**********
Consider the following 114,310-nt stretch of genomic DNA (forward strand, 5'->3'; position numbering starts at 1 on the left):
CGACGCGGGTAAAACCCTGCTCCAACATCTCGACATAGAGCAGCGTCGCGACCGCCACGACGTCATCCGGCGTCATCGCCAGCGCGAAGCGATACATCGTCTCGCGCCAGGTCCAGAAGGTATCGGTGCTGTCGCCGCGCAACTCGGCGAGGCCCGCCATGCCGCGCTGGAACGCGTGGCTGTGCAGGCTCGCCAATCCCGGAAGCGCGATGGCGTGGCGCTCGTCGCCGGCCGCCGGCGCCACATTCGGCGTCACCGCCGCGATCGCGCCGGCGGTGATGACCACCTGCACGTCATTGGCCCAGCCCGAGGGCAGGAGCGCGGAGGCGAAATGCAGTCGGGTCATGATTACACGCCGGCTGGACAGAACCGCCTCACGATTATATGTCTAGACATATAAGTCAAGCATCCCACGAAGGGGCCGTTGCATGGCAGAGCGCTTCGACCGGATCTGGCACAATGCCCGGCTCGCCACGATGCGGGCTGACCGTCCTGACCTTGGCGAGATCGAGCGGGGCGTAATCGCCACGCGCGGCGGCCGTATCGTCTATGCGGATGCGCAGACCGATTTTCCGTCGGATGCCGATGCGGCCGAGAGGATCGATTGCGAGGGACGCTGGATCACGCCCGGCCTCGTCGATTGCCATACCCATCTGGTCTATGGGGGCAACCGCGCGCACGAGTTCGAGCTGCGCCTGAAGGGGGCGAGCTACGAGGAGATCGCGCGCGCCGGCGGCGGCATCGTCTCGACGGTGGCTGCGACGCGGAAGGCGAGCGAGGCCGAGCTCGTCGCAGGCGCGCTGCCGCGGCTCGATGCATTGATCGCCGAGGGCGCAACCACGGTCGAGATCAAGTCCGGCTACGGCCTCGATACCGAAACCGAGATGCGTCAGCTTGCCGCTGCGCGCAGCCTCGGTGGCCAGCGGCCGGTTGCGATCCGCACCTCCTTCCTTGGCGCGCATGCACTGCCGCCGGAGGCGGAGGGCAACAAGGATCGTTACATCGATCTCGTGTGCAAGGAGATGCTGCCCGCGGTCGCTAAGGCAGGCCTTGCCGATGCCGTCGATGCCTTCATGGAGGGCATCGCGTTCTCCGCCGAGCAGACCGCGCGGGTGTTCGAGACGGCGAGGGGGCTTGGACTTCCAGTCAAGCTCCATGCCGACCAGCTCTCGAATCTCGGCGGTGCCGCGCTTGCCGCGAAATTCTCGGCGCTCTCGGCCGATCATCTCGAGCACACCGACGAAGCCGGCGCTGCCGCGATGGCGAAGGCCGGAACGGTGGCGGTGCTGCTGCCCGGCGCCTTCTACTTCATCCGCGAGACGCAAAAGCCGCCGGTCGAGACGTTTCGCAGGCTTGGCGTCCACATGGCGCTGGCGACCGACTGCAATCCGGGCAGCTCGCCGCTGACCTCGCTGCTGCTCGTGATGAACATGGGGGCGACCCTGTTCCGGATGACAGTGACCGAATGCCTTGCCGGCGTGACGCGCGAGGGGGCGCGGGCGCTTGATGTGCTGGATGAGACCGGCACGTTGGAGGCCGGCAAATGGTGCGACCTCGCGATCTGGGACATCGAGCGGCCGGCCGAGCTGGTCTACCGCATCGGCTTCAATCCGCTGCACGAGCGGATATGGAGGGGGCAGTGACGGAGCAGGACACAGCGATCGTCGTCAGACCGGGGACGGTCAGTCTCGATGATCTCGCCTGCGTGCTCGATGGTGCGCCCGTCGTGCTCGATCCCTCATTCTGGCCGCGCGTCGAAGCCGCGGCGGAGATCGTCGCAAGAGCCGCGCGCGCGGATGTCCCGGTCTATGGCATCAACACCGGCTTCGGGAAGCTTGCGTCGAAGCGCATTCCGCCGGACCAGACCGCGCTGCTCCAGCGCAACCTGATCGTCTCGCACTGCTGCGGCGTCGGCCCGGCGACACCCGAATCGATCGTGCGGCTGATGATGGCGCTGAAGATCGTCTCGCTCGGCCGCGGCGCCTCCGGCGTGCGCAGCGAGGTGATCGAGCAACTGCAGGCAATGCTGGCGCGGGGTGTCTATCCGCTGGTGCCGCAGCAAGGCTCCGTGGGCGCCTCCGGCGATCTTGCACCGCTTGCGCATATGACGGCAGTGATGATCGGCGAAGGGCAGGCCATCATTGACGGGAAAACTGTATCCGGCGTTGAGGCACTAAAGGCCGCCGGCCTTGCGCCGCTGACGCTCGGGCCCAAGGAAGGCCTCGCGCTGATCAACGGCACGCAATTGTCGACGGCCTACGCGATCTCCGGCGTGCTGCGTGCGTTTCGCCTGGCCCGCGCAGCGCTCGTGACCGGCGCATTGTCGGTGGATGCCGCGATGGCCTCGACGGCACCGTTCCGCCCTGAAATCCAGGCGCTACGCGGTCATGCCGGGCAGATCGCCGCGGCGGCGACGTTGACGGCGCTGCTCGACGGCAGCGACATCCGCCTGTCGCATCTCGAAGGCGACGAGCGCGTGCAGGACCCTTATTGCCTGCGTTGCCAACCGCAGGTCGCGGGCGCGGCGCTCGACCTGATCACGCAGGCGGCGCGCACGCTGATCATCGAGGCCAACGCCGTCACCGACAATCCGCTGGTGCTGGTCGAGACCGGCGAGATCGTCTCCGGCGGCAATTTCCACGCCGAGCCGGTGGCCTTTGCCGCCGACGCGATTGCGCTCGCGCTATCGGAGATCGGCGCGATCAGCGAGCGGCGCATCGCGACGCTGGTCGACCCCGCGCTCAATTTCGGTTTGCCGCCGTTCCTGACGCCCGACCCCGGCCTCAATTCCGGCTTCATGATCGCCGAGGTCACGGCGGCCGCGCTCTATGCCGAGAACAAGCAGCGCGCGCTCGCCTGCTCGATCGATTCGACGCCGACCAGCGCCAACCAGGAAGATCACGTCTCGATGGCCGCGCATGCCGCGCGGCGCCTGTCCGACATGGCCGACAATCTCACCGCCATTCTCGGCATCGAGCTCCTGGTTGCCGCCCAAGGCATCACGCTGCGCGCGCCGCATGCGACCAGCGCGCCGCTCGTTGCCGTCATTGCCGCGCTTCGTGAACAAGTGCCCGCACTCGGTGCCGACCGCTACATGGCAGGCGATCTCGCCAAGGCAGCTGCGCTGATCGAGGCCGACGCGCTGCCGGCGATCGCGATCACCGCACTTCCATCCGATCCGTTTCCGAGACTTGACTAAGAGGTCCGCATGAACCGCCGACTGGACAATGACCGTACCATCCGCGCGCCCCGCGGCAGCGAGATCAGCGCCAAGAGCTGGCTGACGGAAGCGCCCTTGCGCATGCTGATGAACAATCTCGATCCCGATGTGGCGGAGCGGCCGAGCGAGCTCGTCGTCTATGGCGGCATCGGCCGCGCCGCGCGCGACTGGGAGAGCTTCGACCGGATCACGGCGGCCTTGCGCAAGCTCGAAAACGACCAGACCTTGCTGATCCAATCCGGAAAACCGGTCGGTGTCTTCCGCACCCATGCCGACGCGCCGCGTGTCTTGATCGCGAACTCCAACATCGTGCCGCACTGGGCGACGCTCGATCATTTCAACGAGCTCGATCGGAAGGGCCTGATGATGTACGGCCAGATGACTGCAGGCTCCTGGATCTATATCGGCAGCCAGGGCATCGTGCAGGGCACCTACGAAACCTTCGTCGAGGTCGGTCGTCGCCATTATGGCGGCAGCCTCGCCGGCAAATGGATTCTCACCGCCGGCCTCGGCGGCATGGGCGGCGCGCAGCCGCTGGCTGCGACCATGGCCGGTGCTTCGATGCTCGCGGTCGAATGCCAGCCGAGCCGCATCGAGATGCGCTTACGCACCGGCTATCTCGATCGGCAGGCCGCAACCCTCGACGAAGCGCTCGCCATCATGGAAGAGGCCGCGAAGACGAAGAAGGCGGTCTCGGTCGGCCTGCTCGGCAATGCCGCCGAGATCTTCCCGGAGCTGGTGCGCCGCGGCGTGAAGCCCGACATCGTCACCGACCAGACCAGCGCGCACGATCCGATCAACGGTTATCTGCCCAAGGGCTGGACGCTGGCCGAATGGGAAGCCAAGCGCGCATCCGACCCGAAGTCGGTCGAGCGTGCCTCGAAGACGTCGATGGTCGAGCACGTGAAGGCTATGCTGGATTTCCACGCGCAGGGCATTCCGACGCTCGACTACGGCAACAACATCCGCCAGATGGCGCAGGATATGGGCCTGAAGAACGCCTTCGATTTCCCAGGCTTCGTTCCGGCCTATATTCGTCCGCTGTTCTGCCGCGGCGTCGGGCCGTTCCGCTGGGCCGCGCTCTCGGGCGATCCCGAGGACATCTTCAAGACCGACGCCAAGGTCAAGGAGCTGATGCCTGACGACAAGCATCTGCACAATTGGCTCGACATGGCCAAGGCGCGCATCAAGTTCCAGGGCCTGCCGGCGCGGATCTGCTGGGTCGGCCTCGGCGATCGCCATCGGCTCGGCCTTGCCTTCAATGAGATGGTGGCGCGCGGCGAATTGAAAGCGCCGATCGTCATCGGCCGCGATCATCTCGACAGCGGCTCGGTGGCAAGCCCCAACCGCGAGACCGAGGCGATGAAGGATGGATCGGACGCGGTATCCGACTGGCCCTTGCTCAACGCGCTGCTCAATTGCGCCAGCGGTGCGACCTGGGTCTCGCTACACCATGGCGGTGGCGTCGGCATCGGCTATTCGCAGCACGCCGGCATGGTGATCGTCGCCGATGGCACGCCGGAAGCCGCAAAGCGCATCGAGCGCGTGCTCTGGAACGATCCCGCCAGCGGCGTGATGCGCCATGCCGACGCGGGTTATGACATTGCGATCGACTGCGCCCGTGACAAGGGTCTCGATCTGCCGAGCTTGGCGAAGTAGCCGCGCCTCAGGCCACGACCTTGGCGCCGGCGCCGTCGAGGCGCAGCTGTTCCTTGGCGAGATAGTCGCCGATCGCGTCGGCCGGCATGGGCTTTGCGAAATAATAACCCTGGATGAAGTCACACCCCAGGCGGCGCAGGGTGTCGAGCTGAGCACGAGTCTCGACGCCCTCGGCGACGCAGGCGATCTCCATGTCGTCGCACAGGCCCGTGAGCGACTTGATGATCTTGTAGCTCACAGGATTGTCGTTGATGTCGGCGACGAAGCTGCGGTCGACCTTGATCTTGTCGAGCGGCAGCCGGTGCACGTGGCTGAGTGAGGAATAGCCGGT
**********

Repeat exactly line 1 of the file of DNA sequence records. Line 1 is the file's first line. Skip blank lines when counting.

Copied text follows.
Consider the following 114,310-nt stretch of genomic DNA (forward strand, 5'->3'; position numbering starts at 1 on the left):